Swim Lessons

Swimming can be a glorious activity whether you are casual or competitive, but it can be a scary experience  - and even a life-threatening one - for those who don’t know what they’re doing. Swimming safety for everyone is of paramount importance in our community. Swim lessons are made available to children of all ages (members only, of course), and those lessons are taught by a select group of Highland Lakes’ lifeguards who are certified as Water Safety Instructors.


Registration for Swim Lessons begins on Memorial Day weekend

and due before June 15th.

How to Register:

  1. Confirm your child's level category below.
  2. Decide your preferred Beach Locations & Times Slots.
  4. Swim lesson schedules will be posted in TOPS and at the Activity Center.

CONTACT watersafety@hlcc.org with any questions.

Swim Level Categories

Parents will be required to be in the water with their younger children who need assistance.

Lifeguards will perform a skills test on each swimmer on their first day of lessons to place them at the appropriate level.  Parents should review the swim level categories below to become familiar with what their child should know in order to choose the appropriate level on the registration form. During the child's skills test, if a Lifeguard feels that the child needs to be placed in a different swim-level category it will be discussed with the parent and explained accordingly. Safety is first and foremost. 

Swimmers will perform the Cooper 12-minute swim test and compare with pre-assessment results, perform a front approach and hurdle feet-first and head-first entry from a 1 meter springboard (if applicable), for lifeguard readiness in addition to above skills that are applicable:  Swim 20 yards using a front crawl or breaststroke to a depth of 7 to 10 feet, retrieve a 10 lb. object, return to the surface and swim 20 yards on the back or side to the starting point with the object (students must hold object with both hands and keep his or her face out of the water) with additional skills for Personal Water Safety in addition to the above skills before completion of the American Red Cross swim program.

  • Lessons are conducted at Beach 1, Beach 3 (TBD) and the Swim Lanes on the Main Lake
  • Lessons are 30 minutes long
  • Lessons start at 10:00 AM
  • Last lesson is at 3:00 PM
  • Level 5 is at 2:00 PM 
  • Level 6 is at 3:00 PM

Lifeguard training

Swimmers who are 16 years of age or older by the start of the season are eligible to take a Lifeguard Training course. The training consists of an online course and in-person classes beginning with a pre-test for those interested in becoming certified by the American Red Cross.


  • Attend all classes scheduled.
  • Pass the American Red Cross swim test.
  • Be age 16 by the start of the season [proof of age required].
  • $100 Course Registration Fee - $50 non-refundable fee due at registration and $50 due at completion.

How to Register:

  1. Complete THIS FORM BEFORE June 1.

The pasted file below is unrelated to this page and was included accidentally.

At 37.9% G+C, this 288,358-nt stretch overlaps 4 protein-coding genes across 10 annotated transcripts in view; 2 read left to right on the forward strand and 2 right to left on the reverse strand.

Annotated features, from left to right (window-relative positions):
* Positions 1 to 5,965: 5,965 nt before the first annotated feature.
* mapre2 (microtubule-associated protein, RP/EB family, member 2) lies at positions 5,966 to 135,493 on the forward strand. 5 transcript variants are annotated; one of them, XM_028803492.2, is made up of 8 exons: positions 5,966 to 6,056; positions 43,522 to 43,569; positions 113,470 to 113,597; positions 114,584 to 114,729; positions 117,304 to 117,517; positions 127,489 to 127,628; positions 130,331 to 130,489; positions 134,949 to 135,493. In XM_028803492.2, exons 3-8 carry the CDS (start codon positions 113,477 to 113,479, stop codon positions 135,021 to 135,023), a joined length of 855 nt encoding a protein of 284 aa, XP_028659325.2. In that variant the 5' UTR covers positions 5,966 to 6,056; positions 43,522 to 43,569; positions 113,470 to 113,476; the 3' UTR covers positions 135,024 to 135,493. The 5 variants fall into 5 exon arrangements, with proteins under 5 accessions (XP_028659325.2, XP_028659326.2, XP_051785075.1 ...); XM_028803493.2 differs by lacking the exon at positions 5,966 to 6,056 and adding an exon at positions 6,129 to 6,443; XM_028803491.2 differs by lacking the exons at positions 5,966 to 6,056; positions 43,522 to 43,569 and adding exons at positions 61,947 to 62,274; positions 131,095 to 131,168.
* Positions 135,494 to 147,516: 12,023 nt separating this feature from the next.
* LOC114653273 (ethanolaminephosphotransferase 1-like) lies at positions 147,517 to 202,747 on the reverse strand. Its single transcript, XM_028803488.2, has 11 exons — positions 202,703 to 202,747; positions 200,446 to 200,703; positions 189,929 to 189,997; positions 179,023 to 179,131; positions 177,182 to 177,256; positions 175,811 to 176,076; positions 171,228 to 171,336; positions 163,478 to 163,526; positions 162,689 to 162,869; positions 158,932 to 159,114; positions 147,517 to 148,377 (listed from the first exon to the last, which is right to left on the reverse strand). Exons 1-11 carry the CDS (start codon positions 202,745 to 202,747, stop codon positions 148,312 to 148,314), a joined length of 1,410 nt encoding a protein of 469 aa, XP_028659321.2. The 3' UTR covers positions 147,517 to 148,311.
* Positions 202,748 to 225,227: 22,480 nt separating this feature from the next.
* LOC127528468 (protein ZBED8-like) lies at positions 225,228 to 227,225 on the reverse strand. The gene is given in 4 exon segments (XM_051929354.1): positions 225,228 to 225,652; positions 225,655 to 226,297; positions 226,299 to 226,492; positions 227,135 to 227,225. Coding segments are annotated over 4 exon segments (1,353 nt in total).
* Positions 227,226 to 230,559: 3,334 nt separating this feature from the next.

2. Send the initial $50 non-refundable registration fee, check/money order, payable to:
    PO Box 578
    Highland Lakes, NJ 07422.
  3. CONTACT the Water Safety Director with any questions.

Lifeguard Olympics

Each August lifeguards from the different beaches are paired into teams that compete against each other in various athletic/fun events. Held in the early evening at Beach One, this is one of the most popular spectator sports in Highland Lakes as families and friends gather to cheer on their beach. Some of the events include Rescue Board Races, Beach Volleyball, capture the flags, tugs of war, sand soccer, wacky relay race, and on and on. Lifeguards bring baked goods for sale and all proceeds are donated to the American Red Cross.

Swimming Safety

  • Always swim with a buddy; never swim alone.
  • Read and obey all rules and posted signs.
  • Swim in areas that are supervised by a lifeguard.
  • Children or inexperienced swimmers should take extra precautions, such as wearing U.S. Coast Guard-approved life jacket when around water.
  • Watch out for the “dangerous too’s”- too tired, too cold, too far from safety, too much sun, too much strenuous activity.
  • Set water safety rules for your family based on swimming abilities (for example, inexperienced swimmers should stay in water less than chest deep).
  • Be knowledgeable of the water environment you are in and its potential hazards, such as deep and shallow areas, currents, depth changes, obstructions and where the entry and exit points are located. The more informed you are, the more aware you will be of hazards and safe practices.
  • Know how to prevent, recognize and respond to emergencies.
  • Use a feet first entry when entering the water.
  • Enter head first only when the area is clearly marked for diving and has no obstructions.
  • Do not mix alcohol with swimming, diving, or boating. Alcohol impairs judgment, balance and coordination, affects your swimming and diving skills and reduces your body’s ability to stay warm.
  • Know how to prevent, recognize and respond to emergencies.